McLaughlin: Yes and yes. In the years when the two-thirds requirement was in effect, tax hikes were a last resort resulting in more reform and fewer taxes. In 2010 the Democrat-led Legislature overruled the voters again by suspending the two-thirds requirement, resulting in almost $800 million more in taxes with few, if any, needed reforms. Later that year, 64 percent of citizens in the 3rd District voted in favor of I-1053, reinstating the two-thirds requirement. The Legislature has failed so miserably in multiple budget crises that a state constitutional amendment would assure less talk and more action concerning necessary reforms.

3. The Legislature decided in 2011 to reduce the eligibility for the state’s Basic Health program and thousands of people were kicked off the plan. Benefits of the program also were reduced, including the elimination of adult dental coverage. Should the level of services of the program be cut, maintained or increased? If you support increased services, would you be willing to raise taxes to pay for the improvements?

Billig: The Basic Health Plan (BHP) is successful and particularly important for Spokane. BHP increases access to health care for people who would otherwise be uninsured. Without BHP, the cost of care for the uninsured eventually falls upon those who have insurance, raising premiums on families, governments and businesses. The value of BHP particularly hit home when I was doorbelling recently and met a woman named Dawn who told me BHP saved her family financially and saved her life. Using existing resources, I support increased access to BHP, which will improve quality of life and save money.

McLaughlin: The Affordable Care Act will require millions of matching state dollars. Increases to Basic Health are unaffordable now because of our obligations to Medicaid and public employees’ health insurance. We can maintain funding through reforms: restrict coverage to state residents only, redirect resources by realigning public employee contributions to match the private sector, shift to consumer-directed insurance plans by funding Health Savings Accounts, use competitive plans for catastrophic insurance and reduce mandates. In Indiana, these reforms save the state $17 million to $23 million each year, while employees save $7 million to $8 million by making wiser health care decisions.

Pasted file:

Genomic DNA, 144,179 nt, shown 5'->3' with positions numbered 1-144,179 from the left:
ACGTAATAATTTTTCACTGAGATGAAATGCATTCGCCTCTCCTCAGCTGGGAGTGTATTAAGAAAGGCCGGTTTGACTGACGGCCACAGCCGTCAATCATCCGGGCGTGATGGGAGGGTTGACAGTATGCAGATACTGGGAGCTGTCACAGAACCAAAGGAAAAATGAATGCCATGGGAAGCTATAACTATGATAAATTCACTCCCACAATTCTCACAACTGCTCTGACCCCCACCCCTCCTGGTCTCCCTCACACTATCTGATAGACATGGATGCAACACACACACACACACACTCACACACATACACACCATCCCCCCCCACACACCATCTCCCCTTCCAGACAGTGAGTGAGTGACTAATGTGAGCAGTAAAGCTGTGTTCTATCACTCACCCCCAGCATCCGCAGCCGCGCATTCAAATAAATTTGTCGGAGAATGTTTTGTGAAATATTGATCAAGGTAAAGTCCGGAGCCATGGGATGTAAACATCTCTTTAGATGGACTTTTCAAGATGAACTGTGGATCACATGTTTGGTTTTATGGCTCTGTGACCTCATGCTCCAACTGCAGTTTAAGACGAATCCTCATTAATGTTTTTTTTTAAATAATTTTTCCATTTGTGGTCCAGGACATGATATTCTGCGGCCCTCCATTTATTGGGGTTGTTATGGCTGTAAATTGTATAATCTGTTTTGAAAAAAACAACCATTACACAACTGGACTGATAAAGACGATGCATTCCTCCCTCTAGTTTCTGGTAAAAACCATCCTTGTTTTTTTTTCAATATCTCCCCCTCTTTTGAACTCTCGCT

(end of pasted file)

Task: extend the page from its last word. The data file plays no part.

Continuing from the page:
4. Do you support same-sex marriage?

Billig: I support equal rights, including the right for two people in a loving, committed relationship to marry, regardless of sexual orientation. I also believe it is important for religious institutions to have freedom to decide how they want to handle this issue. The Marriage Equality Act that passed gives religious institutions the final word on solemnizing unions within their faiths and protects the religious freedoms guaranteed in our state and federal constitutions.

McLaughlin: I support the right of people to agree to disagree on issues. The lifestyle choices that people make are up to them and I respect those choices. However, I am not in favor of changing the definition of marriage to anything other than a union between one man and one woman.

5. Current plans for completing the north Spokane freeway call for its interchange with Interstate 90 to expand I-90 to about 20 lanes wide, including on-ramps and service roads, in a portion of the East Central Neighborhood. Do you support this configuration? Would you support asking voters for a state gas tax increase if it included money to help complete the north Spokane freeway?

Billig: This is the right time for transportation investments. We can create immediate construction jobs, which helps our working families and businesses now while also building the backbone of our region’s future economic vitality. I support the North Spokane Corridor and eventually hope to see the full plan completed. For now, we should focus on an interim connection strategy that connects to I-90 more quickly so our region can realize the economic benefits of this project as soon as possible. I would support a transportation revenue package if it includes funding for road maintenance and projects in Spokane including the NSC.

McLaughlin: Refinements to the existing design have already resulted in approximately $300 million in savings and can be staged to provide an interim drivable section with the ability for future expansion. Additional state and federal funding must be pursued first before asking citizens for more, especially with Washington’s already high gas taxes and prices. Furthermore, this project is ranked 19th of 80 on the Congressional High Priority Corridor List for the National Highway system and will result in gas savings, improved air quality, improved safety and provide economic growth opportunities for commercial and industrial development, ultimately resulting in needed jobs.